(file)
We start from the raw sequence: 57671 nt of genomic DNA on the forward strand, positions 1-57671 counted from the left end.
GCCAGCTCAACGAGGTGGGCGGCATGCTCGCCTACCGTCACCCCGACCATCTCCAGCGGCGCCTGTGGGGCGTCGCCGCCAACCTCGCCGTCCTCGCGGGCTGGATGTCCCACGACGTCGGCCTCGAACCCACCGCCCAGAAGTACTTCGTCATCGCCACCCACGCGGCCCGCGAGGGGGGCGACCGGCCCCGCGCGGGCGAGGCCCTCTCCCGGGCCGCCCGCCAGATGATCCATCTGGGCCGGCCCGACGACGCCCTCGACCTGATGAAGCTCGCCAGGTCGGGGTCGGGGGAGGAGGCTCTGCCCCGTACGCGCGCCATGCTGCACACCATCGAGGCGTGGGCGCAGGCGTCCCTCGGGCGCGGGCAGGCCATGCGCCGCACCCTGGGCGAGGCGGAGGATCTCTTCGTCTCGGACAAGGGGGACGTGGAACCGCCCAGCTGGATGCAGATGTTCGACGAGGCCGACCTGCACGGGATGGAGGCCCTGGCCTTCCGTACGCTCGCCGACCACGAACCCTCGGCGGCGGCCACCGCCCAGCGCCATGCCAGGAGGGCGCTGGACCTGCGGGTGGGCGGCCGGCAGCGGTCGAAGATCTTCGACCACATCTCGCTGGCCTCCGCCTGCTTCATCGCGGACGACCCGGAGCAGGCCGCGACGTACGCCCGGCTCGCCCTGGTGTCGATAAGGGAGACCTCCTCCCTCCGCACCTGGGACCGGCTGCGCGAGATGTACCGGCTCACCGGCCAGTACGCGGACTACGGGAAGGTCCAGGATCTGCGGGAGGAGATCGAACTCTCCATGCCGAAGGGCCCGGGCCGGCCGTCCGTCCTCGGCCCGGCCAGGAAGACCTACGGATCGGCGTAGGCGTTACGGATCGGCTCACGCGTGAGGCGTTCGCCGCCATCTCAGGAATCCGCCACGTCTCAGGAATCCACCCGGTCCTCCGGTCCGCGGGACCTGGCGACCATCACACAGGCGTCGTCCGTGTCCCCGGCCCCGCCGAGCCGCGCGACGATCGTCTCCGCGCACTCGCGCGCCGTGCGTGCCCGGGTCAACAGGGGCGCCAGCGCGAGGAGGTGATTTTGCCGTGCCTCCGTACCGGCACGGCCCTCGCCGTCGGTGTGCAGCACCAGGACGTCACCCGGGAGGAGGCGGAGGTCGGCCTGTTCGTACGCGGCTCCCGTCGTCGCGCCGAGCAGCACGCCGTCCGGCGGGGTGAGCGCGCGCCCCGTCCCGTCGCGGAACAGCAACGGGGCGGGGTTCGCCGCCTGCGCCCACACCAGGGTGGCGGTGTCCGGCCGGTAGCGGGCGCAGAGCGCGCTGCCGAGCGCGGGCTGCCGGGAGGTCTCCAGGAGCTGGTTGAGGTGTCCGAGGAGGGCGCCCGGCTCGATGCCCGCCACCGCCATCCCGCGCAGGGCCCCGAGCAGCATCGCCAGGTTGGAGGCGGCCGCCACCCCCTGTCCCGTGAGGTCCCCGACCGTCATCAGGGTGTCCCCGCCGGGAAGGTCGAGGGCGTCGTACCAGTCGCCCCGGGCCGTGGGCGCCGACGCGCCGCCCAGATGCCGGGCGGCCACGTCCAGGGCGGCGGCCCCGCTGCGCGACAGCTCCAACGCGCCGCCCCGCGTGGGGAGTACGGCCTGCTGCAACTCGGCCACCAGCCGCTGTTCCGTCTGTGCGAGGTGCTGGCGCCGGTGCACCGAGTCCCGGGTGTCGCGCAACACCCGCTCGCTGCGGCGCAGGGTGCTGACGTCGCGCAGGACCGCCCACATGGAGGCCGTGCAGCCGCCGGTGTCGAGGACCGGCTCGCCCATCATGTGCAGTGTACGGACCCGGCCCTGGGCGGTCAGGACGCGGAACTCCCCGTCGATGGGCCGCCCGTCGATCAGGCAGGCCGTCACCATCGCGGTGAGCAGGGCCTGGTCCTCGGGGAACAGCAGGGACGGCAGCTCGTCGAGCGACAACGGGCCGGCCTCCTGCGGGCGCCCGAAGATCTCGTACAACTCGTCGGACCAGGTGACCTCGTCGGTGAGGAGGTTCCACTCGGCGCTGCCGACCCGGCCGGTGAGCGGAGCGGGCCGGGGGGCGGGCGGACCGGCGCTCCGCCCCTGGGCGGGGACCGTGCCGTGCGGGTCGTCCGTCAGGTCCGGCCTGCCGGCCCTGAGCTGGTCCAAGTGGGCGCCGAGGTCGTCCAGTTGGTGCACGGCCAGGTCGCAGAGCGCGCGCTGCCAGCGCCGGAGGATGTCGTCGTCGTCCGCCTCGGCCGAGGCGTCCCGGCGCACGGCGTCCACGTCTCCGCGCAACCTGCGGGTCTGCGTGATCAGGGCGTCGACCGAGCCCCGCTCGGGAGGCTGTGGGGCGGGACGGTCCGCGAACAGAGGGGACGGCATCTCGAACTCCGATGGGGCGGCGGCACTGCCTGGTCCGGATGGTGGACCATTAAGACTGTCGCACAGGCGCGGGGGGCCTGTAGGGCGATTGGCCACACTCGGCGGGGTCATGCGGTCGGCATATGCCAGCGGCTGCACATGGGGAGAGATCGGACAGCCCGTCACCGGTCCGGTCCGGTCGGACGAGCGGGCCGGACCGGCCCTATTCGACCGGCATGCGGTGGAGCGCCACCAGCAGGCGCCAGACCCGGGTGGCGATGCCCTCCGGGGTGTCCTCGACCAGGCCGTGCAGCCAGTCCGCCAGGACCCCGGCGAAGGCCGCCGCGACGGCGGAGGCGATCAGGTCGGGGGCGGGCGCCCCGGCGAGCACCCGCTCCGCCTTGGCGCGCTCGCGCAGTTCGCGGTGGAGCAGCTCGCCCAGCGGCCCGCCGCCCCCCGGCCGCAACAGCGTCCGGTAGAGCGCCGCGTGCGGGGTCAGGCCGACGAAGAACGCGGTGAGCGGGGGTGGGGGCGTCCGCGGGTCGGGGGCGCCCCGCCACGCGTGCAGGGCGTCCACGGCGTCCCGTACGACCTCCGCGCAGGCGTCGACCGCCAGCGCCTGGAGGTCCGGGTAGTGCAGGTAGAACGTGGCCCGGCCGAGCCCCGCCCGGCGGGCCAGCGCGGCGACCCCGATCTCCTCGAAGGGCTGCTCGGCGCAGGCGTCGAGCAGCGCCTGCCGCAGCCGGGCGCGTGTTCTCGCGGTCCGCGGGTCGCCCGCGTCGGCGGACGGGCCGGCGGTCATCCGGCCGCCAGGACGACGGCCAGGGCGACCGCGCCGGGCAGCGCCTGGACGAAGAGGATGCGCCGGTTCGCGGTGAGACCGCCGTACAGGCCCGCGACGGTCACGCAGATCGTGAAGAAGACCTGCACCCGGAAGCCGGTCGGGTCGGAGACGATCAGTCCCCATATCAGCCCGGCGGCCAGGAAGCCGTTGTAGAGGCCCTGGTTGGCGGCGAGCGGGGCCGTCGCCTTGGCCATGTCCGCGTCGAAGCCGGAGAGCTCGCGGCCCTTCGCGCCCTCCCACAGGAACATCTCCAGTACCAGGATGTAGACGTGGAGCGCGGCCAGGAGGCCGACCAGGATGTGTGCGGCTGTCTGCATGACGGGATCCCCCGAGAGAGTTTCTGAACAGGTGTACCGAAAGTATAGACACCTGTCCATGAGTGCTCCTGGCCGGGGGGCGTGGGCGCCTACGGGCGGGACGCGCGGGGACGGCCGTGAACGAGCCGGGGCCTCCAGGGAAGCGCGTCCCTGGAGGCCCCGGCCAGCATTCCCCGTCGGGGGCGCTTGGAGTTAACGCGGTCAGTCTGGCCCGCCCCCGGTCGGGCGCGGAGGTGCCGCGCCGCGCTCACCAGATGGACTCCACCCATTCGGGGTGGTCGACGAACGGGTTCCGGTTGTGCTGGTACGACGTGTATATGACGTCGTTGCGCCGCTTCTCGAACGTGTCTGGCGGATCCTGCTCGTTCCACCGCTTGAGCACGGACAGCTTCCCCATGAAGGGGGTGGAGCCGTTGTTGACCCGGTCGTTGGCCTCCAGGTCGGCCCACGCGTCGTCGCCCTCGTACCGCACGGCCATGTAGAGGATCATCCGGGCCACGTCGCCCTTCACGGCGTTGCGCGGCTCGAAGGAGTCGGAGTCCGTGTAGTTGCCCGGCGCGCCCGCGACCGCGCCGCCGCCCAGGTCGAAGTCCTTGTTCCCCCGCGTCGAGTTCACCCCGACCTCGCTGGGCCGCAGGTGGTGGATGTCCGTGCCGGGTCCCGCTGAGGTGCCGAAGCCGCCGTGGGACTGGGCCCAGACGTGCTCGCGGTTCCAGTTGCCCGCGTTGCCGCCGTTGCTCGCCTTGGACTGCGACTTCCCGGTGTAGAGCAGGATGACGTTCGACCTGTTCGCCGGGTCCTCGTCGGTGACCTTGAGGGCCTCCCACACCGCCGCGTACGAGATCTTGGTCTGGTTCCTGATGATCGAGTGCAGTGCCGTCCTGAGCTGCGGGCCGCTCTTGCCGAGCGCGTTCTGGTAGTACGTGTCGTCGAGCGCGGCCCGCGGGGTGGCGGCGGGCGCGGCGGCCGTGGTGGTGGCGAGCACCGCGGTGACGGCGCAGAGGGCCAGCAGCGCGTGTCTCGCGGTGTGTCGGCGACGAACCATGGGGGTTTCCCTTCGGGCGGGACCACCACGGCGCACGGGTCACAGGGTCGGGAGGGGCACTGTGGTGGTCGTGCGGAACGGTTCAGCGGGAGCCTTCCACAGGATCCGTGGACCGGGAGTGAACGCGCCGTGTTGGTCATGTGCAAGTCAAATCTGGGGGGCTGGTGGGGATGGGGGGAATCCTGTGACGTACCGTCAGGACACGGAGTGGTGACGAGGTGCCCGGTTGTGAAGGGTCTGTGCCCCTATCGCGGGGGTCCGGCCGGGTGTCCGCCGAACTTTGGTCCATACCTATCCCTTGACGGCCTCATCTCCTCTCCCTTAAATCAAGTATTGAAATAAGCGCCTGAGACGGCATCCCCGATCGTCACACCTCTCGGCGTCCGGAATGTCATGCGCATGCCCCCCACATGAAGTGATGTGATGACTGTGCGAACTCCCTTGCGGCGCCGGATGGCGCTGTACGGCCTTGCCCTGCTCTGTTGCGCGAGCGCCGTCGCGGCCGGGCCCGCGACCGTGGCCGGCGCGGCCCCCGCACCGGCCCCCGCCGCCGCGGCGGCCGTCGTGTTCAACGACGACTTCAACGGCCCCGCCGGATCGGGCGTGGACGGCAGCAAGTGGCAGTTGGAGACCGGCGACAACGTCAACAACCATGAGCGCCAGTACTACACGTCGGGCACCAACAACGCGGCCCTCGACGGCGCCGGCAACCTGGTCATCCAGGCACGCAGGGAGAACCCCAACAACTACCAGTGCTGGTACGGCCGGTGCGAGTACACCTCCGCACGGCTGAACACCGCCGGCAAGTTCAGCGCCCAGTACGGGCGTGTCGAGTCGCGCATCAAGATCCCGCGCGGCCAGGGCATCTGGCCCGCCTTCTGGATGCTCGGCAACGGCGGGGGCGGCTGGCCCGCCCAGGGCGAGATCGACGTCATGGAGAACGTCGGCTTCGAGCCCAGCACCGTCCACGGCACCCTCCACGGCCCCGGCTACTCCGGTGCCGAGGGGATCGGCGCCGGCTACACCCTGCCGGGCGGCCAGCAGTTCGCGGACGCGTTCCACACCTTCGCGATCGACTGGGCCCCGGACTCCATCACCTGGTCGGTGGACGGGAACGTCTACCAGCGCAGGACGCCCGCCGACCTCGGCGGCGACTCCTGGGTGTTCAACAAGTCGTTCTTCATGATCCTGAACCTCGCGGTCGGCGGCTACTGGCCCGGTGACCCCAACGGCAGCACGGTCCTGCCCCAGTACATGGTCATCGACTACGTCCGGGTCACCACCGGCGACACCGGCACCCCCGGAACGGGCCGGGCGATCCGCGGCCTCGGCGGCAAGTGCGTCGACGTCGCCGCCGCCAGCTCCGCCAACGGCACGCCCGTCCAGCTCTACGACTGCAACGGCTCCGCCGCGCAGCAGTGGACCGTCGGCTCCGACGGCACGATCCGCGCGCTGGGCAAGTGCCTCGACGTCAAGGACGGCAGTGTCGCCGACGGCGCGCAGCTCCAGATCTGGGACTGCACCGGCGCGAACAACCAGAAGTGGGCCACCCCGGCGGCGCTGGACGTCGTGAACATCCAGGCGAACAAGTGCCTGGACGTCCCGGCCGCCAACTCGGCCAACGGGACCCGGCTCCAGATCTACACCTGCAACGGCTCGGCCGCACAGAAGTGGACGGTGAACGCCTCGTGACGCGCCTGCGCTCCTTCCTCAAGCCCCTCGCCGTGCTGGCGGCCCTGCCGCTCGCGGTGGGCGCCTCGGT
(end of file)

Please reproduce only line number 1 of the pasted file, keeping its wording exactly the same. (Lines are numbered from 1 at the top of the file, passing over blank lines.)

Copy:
We start from the raw sequence: 57671 nt of genomic DNA on the forward strand, positions 1-57671 counted from the left end.